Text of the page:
- In this movie, I'm gonna demonstrate how to wrap text around a graphic using the text wrap panel. By way of example, I'm looking at page three of this document, where I have an imported image of Saturn that's set behind some text. But, because this image is so dark, and it's altogether violating this left-hand column, I'm absolutely ruining the legibility of these paragraphs. What I need to do is create an offset between the image and the text, just like this, so that the text naturally wraps right around the graphic.
But first, remember the content grabber? It's that notebook hole reinforcement ring that appears when you hover over an imported image. In this movie, it's very possible that it's gonna get in our way. So I recommend you turn it off. And you do so by going up to the view menu, choosing extras, and then choosing high content grabber. And incidentally, if you ever want to bring the content grabber back, you'll want to visit this same command, which will then be called show content grabber. But for now, I'll go ahead and choose this command and turn the content grabber off.
Now, it's very likely you're not gonna miss that feature. Because notice this. If I click on the graphic with the selection tool, I end up selecting the image and its blue frame like so. But if I wanna access the image independently of the frame, all I have to do is double click. And now notice I can move the image around inside the frame. I'll go ahead and press control + Z, or command + Z on the Mac, to undo that modification. And if you then wanna modify the image and frame together, all you have to do is double click inside the image once again.
Or just press the escape key. Now, to wrap text around an image, you need to make sure the image is selected, as it is for me. Then, you go up to the window menu and choose the text wrap command to bring up this panel. Now you have a few different text wrap styles available to you. For example, if I click on this jump object icon, then the text will jump entirely across the image like so. Even if I move the image to a different location. I'll go ahead and press control + Z, or command + Z on a Mac, to undo that move.
What I really want is to wrap the text tight around this image. And you do that by selecting this second icon in, wrap around bounding box, and you'll produce this effect right here. Now you may figure, that looks just great. The problem is, notice what happens if I drag this image upward, so it's touching the descenders of this line of time. And so what we have is an image that's very tight to this top line, but very far away from this bottom line. So what we need to do is create an offset.
And you do that my modifying these values in the central area of the text wrap panel. First thing I want you to do is make sure this link icon is turned on. If it looks broken, click on it in order to close the chain. And then, I'll just go ahead and click in any one of these offset values. We've got a top, bottom, left, and right. But if we're modifying them all together, then I can click in any one and then press the up arrow key in order to increase the offset. And you can even see the offset represented as a faint blue line.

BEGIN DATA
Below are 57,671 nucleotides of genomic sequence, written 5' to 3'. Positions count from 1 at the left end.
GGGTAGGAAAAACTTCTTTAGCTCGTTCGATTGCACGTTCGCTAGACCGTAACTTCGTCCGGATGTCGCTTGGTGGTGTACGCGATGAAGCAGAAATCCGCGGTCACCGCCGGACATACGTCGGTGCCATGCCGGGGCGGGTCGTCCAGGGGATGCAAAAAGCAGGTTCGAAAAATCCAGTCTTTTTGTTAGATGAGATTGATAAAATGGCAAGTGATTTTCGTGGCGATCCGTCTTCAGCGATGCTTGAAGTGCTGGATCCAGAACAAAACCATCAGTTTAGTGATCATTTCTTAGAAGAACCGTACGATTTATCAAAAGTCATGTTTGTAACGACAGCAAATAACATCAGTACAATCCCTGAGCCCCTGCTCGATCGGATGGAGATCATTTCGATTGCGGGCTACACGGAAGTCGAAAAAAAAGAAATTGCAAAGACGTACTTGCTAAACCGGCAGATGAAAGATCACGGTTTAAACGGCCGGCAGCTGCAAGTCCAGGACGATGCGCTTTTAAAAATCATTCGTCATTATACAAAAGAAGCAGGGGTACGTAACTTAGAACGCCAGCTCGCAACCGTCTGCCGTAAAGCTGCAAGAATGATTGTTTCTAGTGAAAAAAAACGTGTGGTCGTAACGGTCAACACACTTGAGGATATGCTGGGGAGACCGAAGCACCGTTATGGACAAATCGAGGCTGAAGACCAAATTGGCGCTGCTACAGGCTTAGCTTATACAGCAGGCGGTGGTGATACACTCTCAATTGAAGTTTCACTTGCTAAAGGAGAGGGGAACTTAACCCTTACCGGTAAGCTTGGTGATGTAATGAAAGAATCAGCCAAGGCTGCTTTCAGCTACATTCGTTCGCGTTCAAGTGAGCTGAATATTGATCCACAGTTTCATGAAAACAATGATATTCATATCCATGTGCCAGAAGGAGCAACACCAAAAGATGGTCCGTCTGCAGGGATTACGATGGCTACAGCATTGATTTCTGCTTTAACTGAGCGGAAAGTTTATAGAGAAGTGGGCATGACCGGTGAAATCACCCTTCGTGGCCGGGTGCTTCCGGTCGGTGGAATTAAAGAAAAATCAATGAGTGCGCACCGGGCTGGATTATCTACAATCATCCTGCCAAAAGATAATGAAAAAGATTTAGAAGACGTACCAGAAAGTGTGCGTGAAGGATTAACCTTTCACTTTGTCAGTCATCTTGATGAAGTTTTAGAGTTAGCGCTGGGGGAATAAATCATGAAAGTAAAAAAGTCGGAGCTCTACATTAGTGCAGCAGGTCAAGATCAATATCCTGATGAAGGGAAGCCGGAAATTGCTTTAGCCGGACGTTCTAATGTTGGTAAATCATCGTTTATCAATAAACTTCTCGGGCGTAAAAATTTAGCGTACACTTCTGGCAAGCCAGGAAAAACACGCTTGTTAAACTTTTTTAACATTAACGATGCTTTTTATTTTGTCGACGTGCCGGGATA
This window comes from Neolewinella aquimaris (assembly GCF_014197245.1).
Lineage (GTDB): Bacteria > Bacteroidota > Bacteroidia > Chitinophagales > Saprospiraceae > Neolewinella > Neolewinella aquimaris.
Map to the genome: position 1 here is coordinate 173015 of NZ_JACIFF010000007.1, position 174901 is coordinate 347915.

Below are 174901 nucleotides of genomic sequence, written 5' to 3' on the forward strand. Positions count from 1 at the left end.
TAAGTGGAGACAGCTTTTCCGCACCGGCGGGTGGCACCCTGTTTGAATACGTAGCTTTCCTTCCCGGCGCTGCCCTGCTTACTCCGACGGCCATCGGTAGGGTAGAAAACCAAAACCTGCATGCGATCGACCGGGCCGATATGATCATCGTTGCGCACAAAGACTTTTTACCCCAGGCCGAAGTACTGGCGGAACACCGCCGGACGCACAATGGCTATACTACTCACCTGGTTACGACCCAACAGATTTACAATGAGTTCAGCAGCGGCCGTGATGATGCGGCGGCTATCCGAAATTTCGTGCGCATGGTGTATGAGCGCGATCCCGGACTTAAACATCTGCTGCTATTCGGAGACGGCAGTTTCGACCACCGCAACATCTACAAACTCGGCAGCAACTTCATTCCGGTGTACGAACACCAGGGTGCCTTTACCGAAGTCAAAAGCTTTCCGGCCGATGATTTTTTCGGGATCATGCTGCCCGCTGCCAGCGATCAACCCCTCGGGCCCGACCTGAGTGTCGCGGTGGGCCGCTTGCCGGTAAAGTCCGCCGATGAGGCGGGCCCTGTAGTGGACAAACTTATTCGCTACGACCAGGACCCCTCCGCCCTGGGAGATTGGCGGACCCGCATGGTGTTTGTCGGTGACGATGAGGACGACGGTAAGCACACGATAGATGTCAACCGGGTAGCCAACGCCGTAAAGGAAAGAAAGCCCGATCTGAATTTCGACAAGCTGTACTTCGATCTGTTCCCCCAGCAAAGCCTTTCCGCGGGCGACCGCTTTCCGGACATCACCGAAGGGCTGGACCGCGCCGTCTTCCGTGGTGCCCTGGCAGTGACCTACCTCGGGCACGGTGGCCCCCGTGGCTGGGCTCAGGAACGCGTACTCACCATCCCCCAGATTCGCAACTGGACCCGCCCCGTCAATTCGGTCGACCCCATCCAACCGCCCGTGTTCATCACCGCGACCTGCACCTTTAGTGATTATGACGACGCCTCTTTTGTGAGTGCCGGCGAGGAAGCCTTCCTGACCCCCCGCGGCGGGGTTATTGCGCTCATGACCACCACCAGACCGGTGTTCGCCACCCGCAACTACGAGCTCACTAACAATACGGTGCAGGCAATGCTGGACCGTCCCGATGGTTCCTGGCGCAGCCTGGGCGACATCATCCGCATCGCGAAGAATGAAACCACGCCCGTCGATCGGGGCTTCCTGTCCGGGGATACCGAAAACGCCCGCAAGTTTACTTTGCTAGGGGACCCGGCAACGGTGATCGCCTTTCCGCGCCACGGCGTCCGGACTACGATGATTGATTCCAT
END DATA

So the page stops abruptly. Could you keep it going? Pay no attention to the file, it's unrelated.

I'm gonna go ahead and take that value all the way up to 0p6, which is the same as six points. Alright, now let's say I decide to move this image down. I'll go ahead and scroll down a little, and then drag the image down, tight to the right-hand margin, so that it butts up to these two paragraphs. Now as you can see, the text is flush left and ragged right. But, what if it were justified instead? I'll go ahead and double click inside this text, in order to automatically switch to the type tool and position my blinking insertion marker.
And then I'll partially select these two paragraphs like so. Then go up to the control panel. And if you're seeing the font like so, then go ahead and click the backward P in order to switch to the paragraph formatting options. And then select this first icon on the bottom, which will justify the text like so, so that the type is aligned on both the left and right sides. Now I'll press the escape key to return to my selection tool. And then I'll go ahead and once again click on the image of Saturn, so that I can see my text wrap settings.
Notice that even though every single one of these offset values is set to six points, things look looser on the top and the bottom of the image than they do over here on the left-hand side. And this is frequently the case when you're working with justified text. The solution in our case is to turn off the chain, so that the values are no longer linked together. Then you wanna click in this left offset value, like so. And then press the up arrow key a few times in order to raise that value to 0p9, which is the same as nine points.
Also notice this faint offset line down here at the bottom of the image. If I press the enter key, in order to accept that value, and then I press the down arrow key in order to move the image down, notice how it's shoving that text below it downward as well. I don't want that. So what I'm gonna do is click on this bottom offset icon in order to select its value. And then I'm gonna just change it to zero, and press the enter key, or the return key on a Mac. And you can see that text jumps back up.
And now I'll press the up arrow key a couple of times in order to raise my image so that the top of the image aligns to the base line of that text right next to it. And that's how you wrap text around a graphic, with the help of the text wrap panel here inside InDesign.
- Creating a new InDesign document
- Navigating in InDesign
- Creating and formatting text
- Formatting text with paragraph styles
- Creating dynamic hyperlinks
- Adding, deleting, and moving pages
- Importing, cropping, and scaling photos
- Placing artwork
- Stacking and layering objects
- Wrapping text around a graphic